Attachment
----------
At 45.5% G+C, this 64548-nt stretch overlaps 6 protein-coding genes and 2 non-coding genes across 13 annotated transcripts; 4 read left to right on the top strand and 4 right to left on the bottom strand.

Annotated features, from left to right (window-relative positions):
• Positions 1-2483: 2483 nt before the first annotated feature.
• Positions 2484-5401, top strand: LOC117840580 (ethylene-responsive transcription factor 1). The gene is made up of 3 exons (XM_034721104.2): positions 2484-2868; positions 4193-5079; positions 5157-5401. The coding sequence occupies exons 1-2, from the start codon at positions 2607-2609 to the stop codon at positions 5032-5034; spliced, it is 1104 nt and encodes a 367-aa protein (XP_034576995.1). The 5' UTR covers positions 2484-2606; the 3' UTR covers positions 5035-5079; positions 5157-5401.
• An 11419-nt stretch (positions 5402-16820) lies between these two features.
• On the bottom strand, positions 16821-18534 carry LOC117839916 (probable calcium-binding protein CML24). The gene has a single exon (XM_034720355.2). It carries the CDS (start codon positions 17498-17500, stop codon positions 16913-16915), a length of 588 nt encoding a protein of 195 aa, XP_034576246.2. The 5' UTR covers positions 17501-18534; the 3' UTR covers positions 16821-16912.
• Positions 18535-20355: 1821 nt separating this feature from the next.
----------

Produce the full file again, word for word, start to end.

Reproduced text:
At 45.5% G+C, this 64548-nt stretch overlaps 6 protein-coding genes and 2 non-coding genes across 13 annotated transcripts; 4 read left to right on the top strand and 4 right to left on the bottom strand.

Annotated features, from left to right (window-relative positions):
• Positions 1-2483: 2483 nt before the first annotated feature.
• Positions 2484-5401, top strand: LOC117840580 (ethylene-responsive transcription factor 1). The gene is made up of 3 exons (XM_034721104.2): positions 2484-2868; positions 4193-5079; positions 5157-5401. The coding sequence occupies exons 1-2, from the start codon at positions 2607-2609 to the stop codon at positions 5032-5034; spliced, it is 1104 nt and encodes a 367-aa protein (XP_034576995.1). The 5' UTR covers positions 2484-2606; the 3' UTR covers positions 5035-5079; positions 5157-5401.
• An 11419-nt stretch (positions 5402-16820) lies between these two features.
• On the bottom strand, positions 16821-18534 carry LOC117839916 (probable calcium-binding protein CML24). The gene has a single exon (XM_034720355.2). It carries the CDS (start codon positions 17498-17500, stop codon positions 16913-16915), a length of 588 nt encoding a protein of 195 aa, XP_034576246.2. The 5' UTR covers positions 17501-18534; the 3' UTR covers positions 16821-16912.
• Positions 18535-20355: 1821 nt separating this feature from the next.